Say what you will about the great movie moguls of Hollywood’s Golden Age (and sure, they were horrible men—cruel, ruthless taskmasters), they were also visionaries with a deep and a real passion for moviemaking. There was a lot of money to be made, true, but they didn’t need it; long after they had made their fortunes, they continued to crank out, with amazing speed and dexterity, picture after picture, a few of them clinkers but most of them wondrous entertainments, and a lot of them pure gems, classic tales of lovers and dreamers, gangsters and pirates, heroes and louts and schemers. Their creations continue to shine, now 60, 70, even 80 years later. In the 1940s, MGM Studios, helmed by the powerful Louis B. Mayer, delivered, time and time again, to the American culture glorious Technicolor dream fantasies to combat the drab, pedestrian, provincial struggles and tediums of a country weary of war, nearly brought to its knees by conflict and loss and by a megalomaniacal dictator hell-bent on eating the world alive.
Author: Leo Racicot
Camp in film is deliberate, exaggerated, often irreverent send-up of popular beliefs, opinions, entertainments, and sacred cows. There is intentional camp (the movies of Mae West come immediately to mind, as do those of Marlene Dietrich. Her BLONDE VENUS, THE BLUE ANGEL, SEVEN SINNERS, MOROCCO are film textbook lessons in how to cannonball gender, sex, music up into the stratosphere. Bette Midler’s stage shows fairly drip with it (Midler’s schtick is the epitome of campy, nasty fun). This brand of entertainment suggests there are alternatives to the staid ways in which we view our daily lives, our culture, and our habits. It forces us out of our comfort zones. Masters of camp (John Waters is a another brilliant example) have their finger on the pulse of what people don’t want to see or know to then show them exactly that, the result being that people end up loving and embracing what they thought of as taboo.
Bette Midler is tiny; so tiny (5’1″) that surprise is what you feel seeing her in person. I have been blessed to watch her do her thing live many times in many different places and always come away on Cloud Nine thinking, “How does that great, big voice and all that tremendous energy come out of that little sprite?” But Midler’s stature belies the power of her spirit. Oftentimes I have witnessed that spirit fireball out of a theater or arena to where it ascends and covers the place in a protective bubble of vitality and verve. In other words, no stadium, no opera house, no hall, however cavernous, can contain her infectious energy. I watched in awe one time when she was first staring out in her career, appear before what had to be, for her, a disappointing Symphony Hall crowd (the place was maybe a third full). That girl worked her tail off like you would not believe, strutting and camping, doing cartwheels, belting songs to the rafters, sending her now-trademark Hawaiian bolo balls into orbit, carrying on an absolute storm. You’d swear she was performing for a crowd of 18,000 at Madison Square Garden. Her energy and work ethic, her drive and desire to please are unearthly. No tiny, little sprite!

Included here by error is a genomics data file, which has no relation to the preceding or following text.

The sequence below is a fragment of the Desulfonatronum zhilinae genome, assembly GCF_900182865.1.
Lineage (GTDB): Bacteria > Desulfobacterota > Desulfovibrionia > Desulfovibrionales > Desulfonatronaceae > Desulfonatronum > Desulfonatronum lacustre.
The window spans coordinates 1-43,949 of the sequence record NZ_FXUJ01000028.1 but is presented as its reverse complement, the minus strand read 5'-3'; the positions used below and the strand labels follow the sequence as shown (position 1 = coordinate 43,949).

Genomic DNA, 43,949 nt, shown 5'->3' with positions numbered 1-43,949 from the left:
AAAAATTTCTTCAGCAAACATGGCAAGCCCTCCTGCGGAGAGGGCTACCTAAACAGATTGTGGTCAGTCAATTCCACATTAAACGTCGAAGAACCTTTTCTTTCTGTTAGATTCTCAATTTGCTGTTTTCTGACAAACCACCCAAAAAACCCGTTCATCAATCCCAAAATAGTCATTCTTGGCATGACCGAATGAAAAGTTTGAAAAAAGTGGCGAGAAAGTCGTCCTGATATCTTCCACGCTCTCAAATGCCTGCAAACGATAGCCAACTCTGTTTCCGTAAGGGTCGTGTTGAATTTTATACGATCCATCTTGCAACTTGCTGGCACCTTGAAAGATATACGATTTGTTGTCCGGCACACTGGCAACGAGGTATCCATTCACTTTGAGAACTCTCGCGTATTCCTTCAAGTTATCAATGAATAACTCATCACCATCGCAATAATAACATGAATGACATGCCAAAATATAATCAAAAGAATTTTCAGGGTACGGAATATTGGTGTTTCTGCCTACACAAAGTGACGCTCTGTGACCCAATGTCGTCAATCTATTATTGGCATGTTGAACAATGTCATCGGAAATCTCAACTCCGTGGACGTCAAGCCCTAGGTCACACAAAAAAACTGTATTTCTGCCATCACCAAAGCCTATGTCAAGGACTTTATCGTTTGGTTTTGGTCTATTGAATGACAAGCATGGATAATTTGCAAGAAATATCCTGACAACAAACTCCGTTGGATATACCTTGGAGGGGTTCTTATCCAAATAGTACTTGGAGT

Off-screen wolf calls and eerie silhouetted palm trees assault us right-off-the-bat, usher us into a cemetery bathed in spookhouse shadow. A hideous, dead doll-faced monster comes to life and so do we, sit straight up in our seats until, presto, change-o, the great Brian De Palma fools us by revealing it’s only a horror movie set. Indeed! Then again, De Palma is known for throwing ice cold water in our unsuspecting faces. In movies like CARRIE, THE FURY, BLOW OUT, SCARFACE, the first MISSION IMPOSSIBLE and (my personal favorite), DRESSED TO KILL, his key signature—rapturous violence—hypnotizes with its ability to lure us down a sunlit street before hitting us over the head with the dark unknown waiting around every corner. Light aside dark, this is De Palma’s stock-in-trade for he, more than probably any other director I can think of, except maybe his hero, Alfred Hitchcock, poses the question, “How can we recognize the light unless there is something dark beside which it can shine”?